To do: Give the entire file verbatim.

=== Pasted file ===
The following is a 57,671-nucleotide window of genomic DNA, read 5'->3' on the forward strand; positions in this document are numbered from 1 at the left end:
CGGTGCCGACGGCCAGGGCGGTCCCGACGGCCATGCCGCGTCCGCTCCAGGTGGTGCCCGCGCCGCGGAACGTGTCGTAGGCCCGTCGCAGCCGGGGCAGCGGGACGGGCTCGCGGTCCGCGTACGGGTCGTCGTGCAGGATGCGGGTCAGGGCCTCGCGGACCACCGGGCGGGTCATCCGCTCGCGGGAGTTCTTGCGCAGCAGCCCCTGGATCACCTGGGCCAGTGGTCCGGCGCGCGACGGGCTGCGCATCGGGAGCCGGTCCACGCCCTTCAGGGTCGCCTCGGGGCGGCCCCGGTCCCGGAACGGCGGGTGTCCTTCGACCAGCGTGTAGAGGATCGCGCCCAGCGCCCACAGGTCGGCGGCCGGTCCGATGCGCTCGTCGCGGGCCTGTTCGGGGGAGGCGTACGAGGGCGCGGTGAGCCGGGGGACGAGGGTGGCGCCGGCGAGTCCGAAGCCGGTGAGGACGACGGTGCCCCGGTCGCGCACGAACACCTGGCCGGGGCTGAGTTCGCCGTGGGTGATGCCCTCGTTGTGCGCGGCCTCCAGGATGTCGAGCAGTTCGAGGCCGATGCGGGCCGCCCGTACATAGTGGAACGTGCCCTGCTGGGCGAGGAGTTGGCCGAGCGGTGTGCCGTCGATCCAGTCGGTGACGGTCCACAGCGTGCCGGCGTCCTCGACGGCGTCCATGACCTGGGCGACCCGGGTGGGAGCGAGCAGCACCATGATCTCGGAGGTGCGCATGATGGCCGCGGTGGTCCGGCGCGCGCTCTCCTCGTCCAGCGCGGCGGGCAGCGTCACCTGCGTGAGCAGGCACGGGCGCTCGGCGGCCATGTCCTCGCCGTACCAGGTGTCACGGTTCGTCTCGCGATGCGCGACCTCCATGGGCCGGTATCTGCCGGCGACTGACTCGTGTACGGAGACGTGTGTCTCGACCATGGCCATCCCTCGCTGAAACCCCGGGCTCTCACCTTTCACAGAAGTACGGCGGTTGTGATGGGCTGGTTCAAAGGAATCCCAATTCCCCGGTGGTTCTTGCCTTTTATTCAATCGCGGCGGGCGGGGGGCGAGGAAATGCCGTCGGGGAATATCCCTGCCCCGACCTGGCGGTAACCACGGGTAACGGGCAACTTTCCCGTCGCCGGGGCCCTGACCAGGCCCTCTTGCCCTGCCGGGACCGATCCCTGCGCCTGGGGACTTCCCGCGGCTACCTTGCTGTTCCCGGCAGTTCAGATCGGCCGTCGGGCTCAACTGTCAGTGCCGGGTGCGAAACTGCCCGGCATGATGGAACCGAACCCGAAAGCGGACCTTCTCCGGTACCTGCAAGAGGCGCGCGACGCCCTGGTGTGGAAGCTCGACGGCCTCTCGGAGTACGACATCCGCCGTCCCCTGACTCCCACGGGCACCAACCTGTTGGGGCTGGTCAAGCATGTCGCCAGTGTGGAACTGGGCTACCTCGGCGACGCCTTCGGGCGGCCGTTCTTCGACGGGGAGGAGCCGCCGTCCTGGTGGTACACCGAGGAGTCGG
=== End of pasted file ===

The following is a 57,671-nucleotide window of genomic DNA, read 5'->3' on the forward strand; positions in this document are numbered from 1 at the left end:
CGGTGCCGACGGCCAGGGCGGTCCCGACGGCCATGCCGCGTCCGCTCCAGGTGGTGCCCGCGCCGCGGAACGTGTCGTAGGCCCGTCGCAGCCGGGGCAGCGGGACGGGCTCGCGGTCCGCGTACGGGTCGTCGTGCAGGATGCGGGTCAGGGCCTCGCGGACCACCGGGCGGGTCATCCGCTCGCGGGAGTTCTTGCGCAGCAGCCCCTGGATCACCTGGGCCAGTGGTCCGGCGCGCGACGGGCTGCGCATCGGGAGCCGGTCCACGCCCTTCAGGGTCGCCTCGGGGCGGCCCCGGTCCCGGAACGGCGGGTGTCCTTCGACCAGCGTGTAGAGGATCGCGCCCAGCGCCCACAGGTCGGCGGCCGGTCCGATGCGCTCGTCGCGGGCCTGTTCGGGGGAGGCGTACGAGGGCGCGGTGAGCCGGGGGACGAGGGTGGCGCCGGCGAGTCCGAAGCCGGTGAGGACGACGGTGCCCCGGTCGCGCACGAACACCTGGCCGGGGCTGAGTTCGCCGTGGGTGATGCCCTCGTTGTGCGCGGCCTCCAGGATGTCGAGCAGTTCGAGGCCGATGCGGGCCGCCCGTACATAGTGGAACGTGCCCTGCTGGGCGAGGAGTTGGCCGAGCGGTGTGCCGTCGATCCAGTCGGTGACGGTCCACAGCGTGCCGGCGTCCTCGACGGCGTCCATGACCTGGGCGACCCGGGTGGGAGCGAGCAGCACCATGATCTCGGAGGTGCGCATGATGGCCGCGGTGGTCCGGCGCGCGCTCTCCTCGTCCAGCGCGGCGGGCAGCGTCACCTGCGTGAGCAGGCACGGGCGCTCGGCGGCCATGTCCTCGCCGTACCAGGTGTCACGGTTCGTCTCGCGATGCGCGACCTCCATGGGCCGGTATCTGCCGGCGACTGACTCGTGTACGGAGACGTGTGTCTCGACCATGGCCATCCCTCGCTGAAACCCCGGGCTCTCACCTTTCACAGAAGTACGGCGGTTGTGATGGGCTGGTTCAAAGGAATCCCAATTCCCCGGTGGTTCTTGCCTTTTATTCAATCGCGGCGGGCGGGGGGCGAGGAAATGCCGTCGGGGAATATCCCTGCCCCGACCTGGCGGTAACCACGGGTAACGGGCAACTTTCCCGTCGCCGGGGCCCTGACCAGGCCCTCTTGCCCTGCCGGGACCGATCCCTGCGCCTGGGGACTTCCCGCGGCTACCTTGCTGTTCCCGGCAGTTCAGATCGGCCGTCGGGCTCAACTGTCAGTGCCGGGTGCGAAACTGCCCGGCATGATGGAACCGAACCCGAAAGCGGACCTTCTCCGGTACCTGCAAGAGGCGCGCGACGCCCTGGTGTGGAAGCTCGACGGCCTCTCGGAGTACGACATCCGCCGTCCCCTGACTCCCACGGGCACCAACCTGTTGGGGCTGGTCAAGCATGTCGCCAGTGTGGAACTGGGCTACCTCGGCGACGCCTTCGGGCGGCCGTTCTTCGACGGGGAGGAGCCGCCGTCCTGGTGGTACACCGAGGAGTCGG